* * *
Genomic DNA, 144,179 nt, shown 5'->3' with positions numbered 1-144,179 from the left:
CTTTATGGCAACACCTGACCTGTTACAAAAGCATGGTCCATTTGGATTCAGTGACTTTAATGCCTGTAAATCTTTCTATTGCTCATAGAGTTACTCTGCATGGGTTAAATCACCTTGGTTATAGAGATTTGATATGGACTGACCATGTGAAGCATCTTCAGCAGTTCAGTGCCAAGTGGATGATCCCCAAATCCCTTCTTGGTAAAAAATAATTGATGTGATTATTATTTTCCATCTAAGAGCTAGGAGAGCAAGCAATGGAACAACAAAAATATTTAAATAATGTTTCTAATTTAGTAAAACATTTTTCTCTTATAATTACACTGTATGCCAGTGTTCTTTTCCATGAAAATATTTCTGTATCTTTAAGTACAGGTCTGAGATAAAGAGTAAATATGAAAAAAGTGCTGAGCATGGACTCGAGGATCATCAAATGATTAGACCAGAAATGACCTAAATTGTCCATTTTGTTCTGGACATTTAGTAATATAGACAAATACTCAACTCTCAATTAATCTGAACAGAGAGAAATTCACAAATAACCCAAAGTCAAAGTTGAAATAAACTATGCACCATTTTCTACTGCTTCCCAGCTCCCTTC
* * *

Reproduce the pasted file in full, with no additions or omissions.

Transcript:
Genomic DNA, 144,179 nt, shown 5'->3' with positions numbered 1-144,179 from the left:
CTTTATGGCAACACCTGACCTGTTACAAAAGCATGGTCCATTTGGATTCAGTGACTTTAATGCCTGTAAATCTTTCTATTGCTCATAGAGTTACTCTGCATGGGTTAAATCACCTTGGTTATAGAGATTTGATATGGACTGACCATGTGAAGCATCTTCAGCAGTTCAGTGCCAAGTGGATGATCCCCAAATCCCTTCTTGGTAAAAAATAATTGATGTGATTATTATTTTCCATCTAAGAGCTAGGAGAGCAAGCAATGGAACAACAAAAATATTTAAATAATGTTTCTAATTTAGTAAAACATTTTTCTCTTATAATTACACTGTATGCCAGTGTTCTTTTCCATGAAAATATTTCTGTATCTTTAAGTACAGGTCTGAGATAAAGAGTAAATATGAAAAAAGTGCTGAGCATGGACTCGAGGATCATCAAATGATTAGACCAGAAATGACCTAAATTGTCCATTTTGTTCTGGACATTTAGTAATATAGACAAATACTCAACTCTCAATTAATCTGAACAGAGAGAAATTCACAAATAACCCAAAGTCAAAGTTGAAATAAACTATGCACCATTTTCTACTGCTTCCCAGCTCCCTTC